Re: [v6ops] SLAAC renum: Problem Statement & Operational workarounds

Ole Troan <> Sun, 27 October 2019 22:52 UTC

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From: Ole Troan <>
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Date: Sun, 27 Oct 2019 23:52:15 +0100
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Subject: Re: [v6ops] SLAAC renum: Problem Statement & Operational workarounds
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>>> Note that we could change SLAAC to allow the lifetime of a prefix to be
>>> set to zero, instead of having to wait for 2 hours. That might be an
>>> improvement but requires careful analsysis.
>> Can you explain how operating a public service should work on this
>> type of network?
> Could you be more specific what you consider a 'public service' and what
> you expect to break?

The (only) value (sic) of IPv6 to end-users is retoration of end to end connectivity at the network layer.

I challenge you to find in the "real world" of end-users many with much trust in the ad-based "you are the product" centralised services in the current Internet.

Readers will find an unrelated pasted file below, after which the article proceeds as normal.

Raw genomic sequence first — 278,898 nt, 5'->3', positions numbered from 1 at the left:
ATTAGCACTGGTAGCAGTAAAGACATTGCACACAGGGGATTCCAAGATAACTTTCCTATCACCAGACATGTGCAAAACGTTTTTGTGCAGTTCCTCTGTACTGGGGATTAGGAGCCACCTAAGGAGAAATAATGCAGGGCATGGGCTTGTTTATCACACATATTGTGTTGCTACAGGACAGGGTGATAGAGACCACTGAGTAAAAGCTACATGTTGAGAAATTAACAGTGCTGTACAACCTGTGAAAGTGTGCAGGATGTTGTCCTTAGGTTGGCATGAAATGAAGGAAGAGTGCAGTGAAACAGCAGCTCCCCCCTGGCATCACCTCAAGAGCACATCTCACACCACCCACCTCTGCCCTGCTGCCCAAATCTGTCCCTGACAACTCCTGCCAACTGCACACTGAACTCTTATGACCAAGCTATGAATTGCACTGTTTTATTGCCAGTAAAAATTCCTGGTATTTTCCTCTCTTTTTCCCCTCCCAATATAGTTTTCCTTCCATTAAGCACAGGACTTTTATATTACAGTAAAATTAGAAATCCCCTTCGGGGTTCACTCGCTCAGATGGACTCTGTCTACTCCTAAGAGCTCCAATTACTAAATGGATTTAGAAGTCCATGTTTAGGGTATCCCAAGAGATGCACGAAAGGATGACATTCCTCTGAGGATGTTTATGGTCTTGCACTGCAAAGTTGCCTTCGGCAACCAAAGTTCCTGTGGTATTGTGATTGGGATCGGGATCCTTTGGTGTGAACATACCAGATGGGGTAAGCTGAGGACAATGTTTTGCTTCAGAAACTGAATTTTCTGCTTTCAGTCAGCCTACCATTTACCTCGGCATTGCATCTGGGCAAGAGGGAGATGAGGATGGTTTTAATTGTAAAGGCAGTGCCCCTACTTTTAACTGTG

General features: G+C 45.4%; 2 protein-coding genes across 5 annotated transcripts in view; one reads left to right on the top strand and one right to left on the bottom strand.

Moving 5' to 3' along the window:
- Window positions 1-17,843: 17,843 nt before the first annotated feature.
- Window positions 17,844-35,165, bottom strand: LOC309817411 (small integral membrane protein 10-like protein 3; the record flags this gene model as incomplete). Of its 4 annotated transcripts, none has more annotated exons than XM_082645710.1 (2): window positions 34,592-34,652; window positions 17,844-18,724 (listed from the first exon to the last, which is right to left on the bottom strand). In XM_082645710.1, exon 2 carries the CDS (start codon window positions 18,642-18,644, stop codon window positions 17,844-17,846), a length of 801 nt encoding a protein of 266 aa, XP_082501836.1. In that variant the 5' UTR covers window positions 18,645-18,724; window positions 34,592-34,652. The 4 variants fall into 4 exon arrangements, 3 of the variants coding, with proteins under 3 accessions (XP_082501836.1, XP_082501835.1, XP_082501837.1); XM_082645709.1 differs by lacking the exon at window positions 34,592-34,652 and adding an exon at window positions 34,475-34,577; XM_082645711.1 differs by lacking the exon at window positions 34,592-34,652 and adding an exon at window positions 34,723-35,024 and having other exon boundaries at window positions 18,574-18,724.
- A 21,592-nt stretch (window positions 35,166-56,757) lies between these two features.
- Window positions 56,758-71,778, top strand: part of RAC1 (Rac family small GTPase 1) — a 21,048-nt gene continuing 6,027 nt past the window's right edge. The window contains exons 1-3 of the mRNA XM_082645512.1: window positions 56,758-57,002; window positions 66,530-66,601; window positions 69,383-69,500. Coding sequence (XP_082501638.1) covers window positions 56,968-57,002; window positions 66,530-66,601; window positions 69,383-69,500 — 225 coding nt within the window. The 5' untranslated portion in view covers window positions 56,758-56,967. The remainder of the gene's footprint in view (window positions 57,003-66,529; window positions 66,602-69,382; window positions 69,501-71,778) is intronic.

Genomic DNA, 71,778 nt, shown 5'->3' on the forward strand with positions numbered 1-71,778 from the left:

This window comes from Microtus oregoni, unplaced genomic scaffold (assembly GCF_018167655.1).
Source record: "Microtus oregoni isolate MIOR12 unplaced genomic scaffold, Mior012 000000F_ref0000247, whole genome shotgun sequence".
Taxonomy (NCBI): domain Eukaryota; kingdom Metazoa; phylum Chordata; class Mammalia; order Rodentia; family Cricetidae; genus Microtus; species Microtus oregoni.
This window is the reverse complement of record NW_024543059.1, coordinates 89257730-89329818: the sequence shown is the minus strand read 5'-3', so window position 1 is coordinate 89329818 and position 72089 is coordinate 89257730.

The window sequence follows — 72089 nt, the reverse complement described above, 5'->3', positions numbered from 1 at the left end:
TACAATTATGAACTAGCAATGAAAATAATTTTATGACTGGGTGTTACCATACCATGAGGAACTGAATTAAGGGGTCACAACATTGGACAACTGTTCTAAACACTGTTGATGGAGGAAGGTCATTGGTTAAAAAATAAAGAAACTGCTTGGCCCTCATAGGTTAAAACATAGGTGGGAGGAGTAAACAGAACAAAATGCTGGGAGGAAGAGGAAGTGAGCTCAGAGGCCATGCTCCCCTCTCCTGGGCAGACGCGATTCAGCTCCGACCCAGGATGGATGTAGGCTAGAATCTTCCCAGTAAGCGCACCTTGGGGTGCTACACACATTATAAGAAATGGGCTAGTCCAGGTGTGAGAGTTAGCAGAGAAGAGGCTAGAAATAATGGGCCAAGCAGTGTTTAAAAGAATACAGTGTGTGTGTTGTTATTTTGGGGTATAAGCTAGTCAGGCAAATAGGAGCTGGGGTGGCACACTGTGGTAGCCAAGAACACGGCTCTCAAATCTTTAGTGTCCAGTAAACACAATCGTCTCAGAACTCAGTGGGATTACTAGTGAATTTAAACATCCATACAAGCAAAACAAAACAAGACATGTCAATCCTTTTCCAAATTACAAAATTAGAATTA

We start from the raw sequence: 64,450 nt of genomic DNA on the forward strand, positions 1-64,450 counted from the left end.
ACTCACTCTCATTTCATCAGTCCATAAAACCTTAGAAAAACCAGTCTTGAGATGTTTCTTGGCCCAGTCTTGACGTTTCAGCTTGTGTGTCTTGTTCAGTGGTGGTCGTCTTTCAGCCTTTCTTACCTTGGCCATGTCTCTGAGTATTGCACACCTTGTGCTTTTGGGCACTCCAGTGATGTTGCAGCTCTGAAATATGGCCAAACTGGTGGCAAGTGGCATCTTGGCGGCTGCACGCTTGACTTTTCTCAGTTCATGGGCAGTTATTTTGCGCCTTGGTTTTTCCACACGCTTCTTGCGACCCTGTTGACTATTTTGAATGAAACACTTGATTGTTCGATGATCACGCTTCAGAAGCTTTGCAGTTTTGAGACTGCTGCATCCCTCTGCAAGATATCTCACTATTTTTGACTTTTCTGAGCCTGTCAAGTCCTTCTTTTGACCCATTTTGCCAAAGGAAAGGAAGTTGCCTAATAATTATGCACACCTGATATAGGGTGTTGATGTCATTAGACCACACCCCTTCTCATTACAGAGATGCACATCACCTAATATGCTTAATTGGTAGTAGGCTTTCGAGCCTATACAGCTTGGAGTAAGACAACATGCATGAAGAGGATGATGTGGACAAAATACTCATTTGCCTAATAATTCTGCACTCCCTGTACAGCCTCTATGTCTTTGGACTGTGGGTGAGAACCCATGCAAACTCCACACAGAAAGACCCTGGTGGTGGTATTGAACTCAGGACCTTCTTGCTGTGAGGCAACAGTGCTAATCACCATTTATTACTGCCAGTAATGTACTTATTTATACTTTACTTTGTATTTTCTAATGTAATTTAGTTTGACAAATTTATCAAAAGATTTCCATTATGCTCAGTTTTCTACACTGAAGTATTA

IPv6 was meant to allow end-users to run decentralized services.

- hidden primary DNS
- mail
- web
- home-automation
- video conferencing
- jabber

All of those have great open source software.
To use Owen's paragraph:
"I don’t know of a single server which operates that way currently. Can you point to a working example?"

Assuming all the moving parts required were updated to support flash renumbering (I have little proof they even support graceful renumbering), 
if the end-user cannot trust the lifetimes in the delegated prefix, DNS with TTL=1s is presumably the only choice?

> What I described is basically what happens on IPv4 when a CPE uses NAT 
> and gets a new IPv4 address from the ISP.

If making IPv6 no better than IPv4 + NAT, then stick with IPv4 + NAT.
IPv4 NAT scales very well as it turns out.

> Flash renumbering is far from ideal, but a reality on the current internet.
> Any application that is suitable for home use is expected to deal with that
> scenario.

We don't need IPv6 to maintain the status quo.

> Note that with automatic DNS updates, you can probably run a mail server (or
> your personal 'cloud') on such a link. But that is not a common use case
> at the moment.

And don't get me wrong, I'm all for making IPv6 addressing / onlink behaviour more robust.
But not justified in this way that can be seen to allow for practices that removes any benefit of IPv6 over IPv4/NAT.